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The Death Pool – Canada’s Hockey Development Problem Isn’t Going Away

Happy Monday kids.  Can you feel it?  Spring is in the air.  The season is winding down on the ice, and playoffs are beginning.  This is the time we all look back and reflect on the year, and on career’s.

I got to tell you, I am not one of these guys that gets all emotional about one country or another and their development of players.  It is what it is for me.

But for Canada, the game is so much more than a game.  It has been something they have traditionally dominated for more than a century, and now that dominance is ending.  And its not likely to return.  Yeah, I know I just pissed off your whole country, but the facts support what I just said.

The world has caught Canada when it comes to developing players.  The reason that has happened?

It is the unbelievable pressure put on young players to perform well enough to get an opportunity to play Major Junior Hockey.

That pressure is causing players and parents to believe that if they are not drafted or signed at a young age, that they have no chance of making the NHL.  It is the NHL or nothing for way too many players.

News flash kids, not everyone matures at the same rate, and not everyone should play major junior because of it.  News flash all you Midget and Pee Wee coaches who are adding to the pressure, you are not helping your players.

Multiple people are telling TJHN that more and more players are quitting hockey if they are not drafted in Canada every year.  How messed up is that, when Junior A, or Tier II in Canada is great hockey.

Oh yeah and heres another news flash for ya, those Junior A or Tier II players are going on to play NCAA hockey.  And just incase you are completely ignorant to the facts, 55% of all NHL free agent signings came from NCAA hockey last year!

So moms and dads, there is clearly more than one route to the NHL.

Yeah, yeah, I know the tradition of Canadian kids wanting to play Major Junior.  Guess what though kids, anyone in any business who refuses to adapt to changing business models is doomed to fail.  Hockey is a changing business when it comes to development.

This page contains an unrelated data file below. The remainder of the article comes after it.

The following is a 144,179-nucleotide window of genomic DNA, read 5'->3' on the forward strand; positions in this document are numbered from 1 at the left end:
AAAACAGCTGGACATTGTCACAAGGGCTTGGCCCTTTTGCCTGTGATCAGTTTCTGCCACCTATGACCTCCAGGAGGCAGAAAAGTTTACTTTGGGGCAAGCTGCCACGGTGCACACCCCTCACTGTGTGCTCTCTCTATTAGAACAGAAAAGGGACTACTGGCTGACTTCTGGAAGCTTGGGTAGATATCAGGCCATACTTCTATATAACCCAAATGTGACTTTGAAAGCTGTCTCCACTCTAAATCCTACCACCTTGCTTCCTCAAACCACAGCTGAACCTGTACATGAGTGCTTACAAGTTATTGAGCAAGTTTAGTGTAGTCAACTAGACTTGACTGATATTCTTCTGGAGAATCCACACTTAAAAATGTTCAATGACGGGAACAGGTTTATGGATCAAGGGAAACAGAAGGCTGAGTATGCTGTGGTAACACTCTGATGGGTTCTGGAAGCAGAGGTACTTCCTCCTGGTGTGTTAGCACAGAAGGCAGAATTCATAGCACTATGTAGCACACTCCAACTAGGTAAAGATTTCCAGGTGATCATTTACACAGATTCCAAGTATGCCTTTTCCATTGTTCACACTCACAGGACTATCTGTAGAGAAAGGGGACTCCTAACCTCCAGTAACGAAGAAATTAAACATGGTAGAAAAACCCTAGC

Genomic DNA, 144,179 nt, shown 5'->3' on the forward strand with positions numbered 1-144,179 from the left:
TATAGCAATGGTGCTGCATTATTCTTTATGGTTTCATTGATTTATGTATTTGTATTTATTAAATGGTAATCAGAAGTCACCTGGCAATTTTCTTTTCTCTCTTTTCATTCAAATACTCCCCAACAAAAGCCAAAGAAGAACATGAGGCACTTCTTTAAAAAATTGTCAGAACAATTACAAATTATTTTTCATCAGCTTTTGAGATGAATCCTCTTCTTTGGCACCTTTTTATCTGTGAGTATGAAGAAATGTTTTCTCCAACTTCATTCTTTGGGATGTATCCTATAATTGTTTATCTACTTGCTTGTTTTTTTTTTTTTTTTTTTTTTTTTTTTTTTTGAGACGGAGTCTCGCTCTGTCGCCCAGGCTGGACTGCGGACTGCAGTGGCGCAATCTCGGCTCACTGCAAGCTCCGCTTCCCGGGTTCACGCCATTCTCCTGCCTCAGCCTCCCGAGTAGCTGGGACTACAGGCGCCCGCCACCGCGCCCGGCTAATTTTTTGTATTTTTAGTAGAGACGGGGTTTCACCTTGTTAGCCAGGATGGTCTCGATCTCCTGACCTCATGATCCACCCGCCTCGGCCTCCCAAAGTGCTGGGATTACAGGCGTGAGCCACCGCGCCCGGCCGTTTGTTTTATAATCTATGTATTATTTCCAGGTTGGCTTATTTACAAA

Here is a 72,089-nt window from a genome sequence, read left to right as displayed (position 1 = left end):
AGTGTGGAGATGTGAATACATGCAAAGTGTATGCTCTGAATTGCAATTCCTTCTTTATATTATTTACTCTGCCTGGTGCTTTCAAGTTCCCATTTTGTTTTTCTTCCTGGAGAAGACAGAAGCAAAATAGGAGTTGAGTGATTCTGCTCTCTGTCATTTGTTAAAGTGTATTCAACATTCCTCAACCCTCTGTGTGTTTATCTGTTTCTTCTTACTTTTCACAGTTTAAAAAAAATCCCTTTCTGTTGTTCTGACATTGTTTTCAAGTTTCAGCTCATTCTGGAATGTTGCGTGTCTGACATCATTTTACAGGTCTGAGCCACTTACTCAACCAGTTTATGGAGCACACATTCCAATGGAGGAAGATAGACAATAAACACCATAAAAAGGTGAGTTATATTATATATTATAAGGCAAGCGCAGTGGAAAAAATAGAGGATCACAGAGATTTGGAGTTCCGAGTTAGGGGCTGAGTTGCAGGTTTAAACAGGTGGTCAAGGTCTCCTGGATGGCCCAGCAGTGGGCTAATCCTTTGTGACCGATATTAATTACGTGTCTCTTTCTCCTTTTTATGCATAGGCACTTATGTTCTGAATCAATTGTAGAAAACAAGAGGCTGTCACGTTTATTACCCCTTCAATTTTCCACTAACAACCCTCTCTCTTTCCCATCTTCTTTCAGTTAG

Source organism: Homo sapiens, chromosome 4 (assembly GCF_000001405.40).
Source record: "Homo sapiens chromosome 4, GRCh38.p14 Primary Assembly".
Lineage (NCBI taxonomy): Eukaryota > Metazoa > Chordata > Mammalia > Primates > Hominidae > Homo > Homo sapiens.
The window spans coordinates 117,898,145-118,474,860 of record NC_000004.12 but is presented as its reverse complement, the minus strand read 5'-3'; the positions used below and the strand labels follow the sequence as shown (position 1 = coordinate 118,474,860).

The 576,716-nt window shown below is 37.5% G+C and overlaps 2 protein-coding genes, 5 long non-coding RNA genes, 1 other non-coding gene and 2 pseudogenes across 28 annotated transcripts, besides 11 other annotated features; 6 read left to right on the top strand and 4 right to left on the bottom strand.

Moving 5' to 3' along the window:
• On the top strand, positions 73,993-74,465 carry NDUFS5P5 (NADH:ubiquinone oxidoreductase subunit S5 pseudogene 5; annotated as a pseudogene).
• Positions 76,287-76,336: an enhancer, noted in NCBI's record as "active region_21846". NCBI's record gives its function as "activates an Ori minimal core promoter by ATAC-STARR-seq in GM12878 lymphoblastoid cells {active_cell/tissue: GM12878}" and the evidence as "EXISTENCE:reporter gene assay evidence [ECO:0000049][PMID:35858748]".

Now I am not saying Major Junior isn’t a good route for players, because for some it is a great route.  Its great hockey.  But it is for the few, not the many.  Just like the USHL here in the states is for the few and not the many.

If fewer players quit, and tried different routes, more players would develop.  Its time to open your eyes and break with tradition.  Whats right for one may not be right for another.

A simple solution……

Instead of limiting the Major Junior drafts to first year Midget or Bantam age players, open up the drafts.  Open them up to players as young as 14 and as old as 19.  Instead of making the club so exclusive, make it more inclusive.  Allow the late bloomers the opportunity to realize their potential while still securing the rights of the younger player who appear to be on the fast track.

If you asked players and parents, this one change would change their perspective.  If you ask your coaches it would get them excited.  Change and adaptation to a changing development model would in the end keep more kids in the game, and develop more Canadian players.

David Wagner – The Angel Of Death – For Those Who Live Stupidly I salute You

*The Death Pool is a mix of comedy, and satire in connection with recent events.  It is not an official report of current events although it may look as though the news is so accurate that it could one day happen or may be happening

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